Art Market

Frank Bowling has joined Hauser & Wirth’s artist roster.

Justin Kamp
Oct 9, 2020 8:24PM, via ARTnews

Portrait of Frank Bowling. Photo by Sacha Bowling, courtesy the artist and Hauser & Wirth.

The painter Frank Bowling has signed to Hauser & Wirth’s artist roster, leaving behind his New York gallery, Alexander Gray Associates, which has represented him since 2018. He will remain with Marc Selwyn Fine Art, which represents him in Los Angeles. Bowling will have his first solo exhibition with Hauser & Wirth in May 2021.

Bowling, in a statement, said of his signing:

After decades of labor, I am humbled to find a home in Hauser & Wirth. Iwan and Manuela have welcomed me into their extended family of artists including, among them long-lost friends and people whose work I have long admired.

Now 86 years old, Bowling was born in the British colony of Guyana before moving to the United Kingdom at 15. He is best known for his painting practice, which combines the formal qualities of abstraction with political commentaries on colonialism and racism. His most famous works include those in the “Map Paintings” series (1967–71), in which he stenciled continental landmasses over abstract color fields to comment on both his personal history and colonial geopolitics.

News of Bowling’s signing with Hauser & Wirth was followed shortly by the announcement that he’d been conferred the honor of Knight Bachelor on Queen Elizabeth II’s Birthday 2020 Honours List. In an statement, the artist’s sons and studio directors Ben and Sacha Bowling said:

We are delighted he is getting this distinction now for his contribution to the canon of contemporary and modern art. He has shown dedication and dogged persistence in the face of obstacles throughout his life of painting, including having to deal with stereotypical associations made between his work and origins. It requires exceptional dedication to follow one’s own unique vision for decades, for much of the time with little reward.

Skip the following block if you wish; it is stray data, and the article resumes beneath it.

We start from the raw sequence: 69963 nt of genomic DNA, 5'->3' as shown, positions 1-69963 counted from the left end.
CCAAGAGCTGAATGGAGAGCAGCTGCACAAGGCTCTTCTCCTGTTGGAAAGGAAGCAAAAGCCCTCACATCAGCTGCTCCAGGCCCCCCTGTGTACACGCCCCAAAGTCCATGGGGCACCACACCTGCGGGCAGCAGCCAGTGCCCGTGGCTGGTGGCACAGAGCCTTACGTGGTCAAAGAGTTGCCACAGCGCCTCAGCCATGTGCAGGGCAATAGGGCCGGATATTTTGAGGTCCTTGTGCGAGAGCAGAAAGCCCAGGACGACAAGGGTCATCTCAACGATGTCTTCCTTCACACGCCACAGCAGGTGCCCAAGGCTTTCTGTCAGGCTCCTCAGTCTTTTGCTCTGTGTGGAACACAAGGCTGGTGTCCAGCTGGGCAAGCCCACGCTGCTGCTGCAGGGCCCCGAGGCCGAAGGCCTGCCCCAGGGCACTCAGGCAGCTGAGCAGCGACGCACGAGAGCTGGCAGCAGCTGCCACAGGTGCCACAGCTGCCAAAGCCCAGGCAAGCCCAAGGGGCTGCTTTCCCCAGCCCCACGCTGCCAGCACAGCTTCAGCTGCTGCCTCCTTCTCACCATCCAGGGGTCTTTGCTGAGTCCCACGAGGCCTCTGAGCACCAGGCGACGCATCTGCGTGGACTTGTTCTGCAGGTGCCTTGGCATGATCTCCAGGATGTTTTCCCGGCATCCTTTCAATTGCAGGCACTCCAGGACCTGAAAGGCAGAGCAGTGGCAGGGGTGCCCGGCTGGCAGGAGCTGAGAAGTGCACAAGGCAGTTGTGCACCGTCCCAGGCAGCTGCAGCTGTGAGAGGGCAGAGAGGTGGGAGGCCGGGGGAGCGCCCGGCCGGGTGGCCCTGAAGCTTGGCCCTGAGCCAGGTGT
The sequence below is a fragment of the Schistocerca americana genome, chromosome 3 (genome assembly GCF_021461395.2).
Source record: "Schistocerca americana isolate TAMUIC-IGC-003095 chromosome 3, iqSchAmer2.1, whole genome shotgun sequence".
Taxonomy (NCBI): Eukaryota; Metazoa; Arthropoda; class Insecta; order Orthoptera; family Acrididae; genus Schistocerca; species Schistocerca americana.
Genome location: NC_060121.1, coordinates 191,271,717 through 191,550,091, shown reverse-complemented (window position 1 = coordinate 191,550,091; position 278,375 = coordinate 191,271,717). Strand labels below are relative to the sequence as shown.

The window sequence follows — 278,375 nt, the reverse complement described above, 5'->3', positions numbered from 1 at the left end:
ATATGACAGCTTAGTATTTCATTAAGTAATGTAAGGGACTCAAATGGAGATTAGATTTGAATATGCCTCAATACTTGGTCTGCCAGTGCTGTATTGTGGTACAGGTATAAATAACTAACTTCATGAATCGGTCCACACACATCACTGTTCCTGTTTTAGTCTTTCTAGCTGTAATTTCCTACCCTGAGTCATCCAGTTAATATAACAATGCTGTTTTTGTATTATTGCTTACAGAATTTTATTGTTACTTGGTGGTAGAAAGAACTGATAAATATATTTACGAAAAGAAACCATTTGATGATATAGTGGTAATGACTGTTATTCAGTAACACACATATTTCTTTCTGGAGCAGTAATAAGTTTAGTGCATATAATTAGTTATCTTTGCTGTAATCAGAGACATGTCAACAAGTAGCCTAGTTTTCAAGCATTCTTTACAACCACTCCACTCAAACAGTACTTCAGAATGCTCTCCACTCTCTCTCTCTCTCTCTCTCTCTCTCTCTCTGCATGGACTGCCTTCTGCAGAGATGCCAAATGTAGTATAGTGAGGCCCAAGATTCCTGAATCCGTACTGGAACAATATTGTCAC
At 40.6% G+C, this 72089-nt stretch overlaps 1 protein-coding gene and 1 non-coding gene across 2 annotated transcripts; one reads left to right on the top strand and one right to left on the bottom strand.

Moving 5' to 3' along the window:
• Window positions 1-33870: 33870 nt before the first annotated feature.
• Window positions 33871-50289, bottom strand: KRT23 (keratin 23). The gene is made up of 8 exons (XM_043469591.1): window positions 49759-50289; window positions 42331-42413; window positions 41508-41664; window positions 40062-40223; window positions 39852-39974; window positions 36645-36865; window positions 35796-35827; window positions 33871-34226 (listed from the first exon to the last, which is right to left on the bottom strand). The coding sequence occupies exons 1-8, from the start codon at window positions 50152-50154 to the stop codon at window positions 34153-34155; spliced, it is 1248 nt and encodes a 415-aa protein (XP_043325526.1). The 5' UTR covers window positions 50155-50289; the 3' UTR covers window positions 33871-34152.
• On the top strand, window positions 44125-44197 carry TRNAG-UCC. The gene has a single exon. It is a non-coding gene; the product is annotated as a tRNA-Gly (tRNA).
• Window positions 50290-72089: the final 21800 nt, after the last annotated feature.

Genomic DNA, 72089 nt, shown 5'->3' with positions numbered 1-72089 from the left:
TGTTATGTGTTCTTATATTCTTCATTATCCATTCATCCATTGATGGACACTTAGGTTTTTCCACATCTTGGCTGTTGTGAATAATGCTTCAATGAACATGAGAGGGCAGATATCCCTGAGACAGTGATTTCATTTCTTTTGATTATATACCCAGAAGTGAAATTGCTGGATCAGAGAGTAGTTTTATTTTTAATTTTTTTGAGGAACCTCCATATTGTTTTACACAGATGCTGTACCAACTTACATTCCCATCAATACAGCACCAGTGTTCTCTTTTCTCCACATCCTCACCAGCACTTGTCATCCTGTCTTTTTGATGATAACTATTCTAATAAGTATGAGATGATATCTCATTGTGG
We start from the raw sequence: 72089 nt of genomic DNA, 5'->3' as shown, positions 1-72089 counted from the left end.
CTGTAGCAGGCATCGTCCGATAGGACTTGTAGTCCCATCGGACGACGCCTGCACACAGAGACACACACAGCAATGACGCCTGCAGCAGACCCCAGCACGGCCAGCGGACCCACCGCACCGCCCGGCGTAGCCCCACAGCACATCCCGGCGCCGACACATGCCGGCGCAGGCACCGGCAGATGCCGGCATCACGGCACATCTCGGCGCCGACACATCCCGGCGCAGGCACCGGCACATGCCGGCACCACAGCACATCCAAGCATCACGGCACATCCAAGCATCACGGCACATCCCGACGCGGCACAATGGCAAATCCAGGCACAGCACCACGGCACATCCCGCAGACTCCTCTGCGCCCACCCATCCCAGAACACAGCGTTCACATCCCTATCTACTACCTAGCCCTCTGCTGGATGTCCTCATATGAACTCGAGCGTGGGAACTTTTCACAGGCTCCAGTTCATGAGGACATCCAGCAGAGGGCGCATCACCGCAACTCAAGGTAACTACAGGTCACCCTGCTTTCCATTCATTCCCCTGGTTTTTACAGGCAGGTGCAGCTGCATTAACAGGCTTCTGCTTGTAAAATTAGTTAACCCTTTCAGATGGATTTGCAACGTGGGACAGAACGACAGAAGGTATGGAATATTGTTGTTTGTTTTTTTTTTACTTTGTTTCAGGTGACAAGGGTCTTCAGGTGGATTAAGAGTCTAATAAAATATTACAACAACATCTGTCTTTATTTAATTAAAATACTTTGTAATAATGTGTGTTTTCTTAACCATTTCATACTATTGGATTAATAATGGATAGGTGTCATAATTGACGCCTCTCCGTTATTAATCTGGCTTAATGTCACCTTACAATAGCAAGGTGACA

His work has been shown at the Studio Museum in Harlem and at the 2003 Venice Biennale, and is in the collections of the Metropolitan Museum of Art, the Museum of Modern Art and London’s Tate Gallery, among others. In 2019, Bowling was the subject of a major retrospective at Tate Britain which, according to Artsy data, resulted in a massive spike in on-platform demand, up three times the number of inquiries from the year before.

Recently, Bowling has been entrenched in a £30-million ($39.2 million) legal battle with the London-based Hales Gallery, with both parties accusing the other of a breach of contract. The artist alleges that the gallery has held onto more than 100 of his paintings, continuing to sell the works despite the termination of their contract in 2019. The gallery, meanwhile, claimed that the contract was terminated on illegitimate grounds, and has filed a countersuit for up to £14 million ($18.3 million) in lost commissions and damages.

Update: October 9th, 2020

This article has been revised to include information about Frank Bowling’s recent knighting.

Justin Kamp
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Jenna Gribbon, Luncheon on the grass, a recurring dream, 2020. Jenna Gribbon, April studio, parting glance, 2021. Jenna Gribbon, Silver Tongue, 2019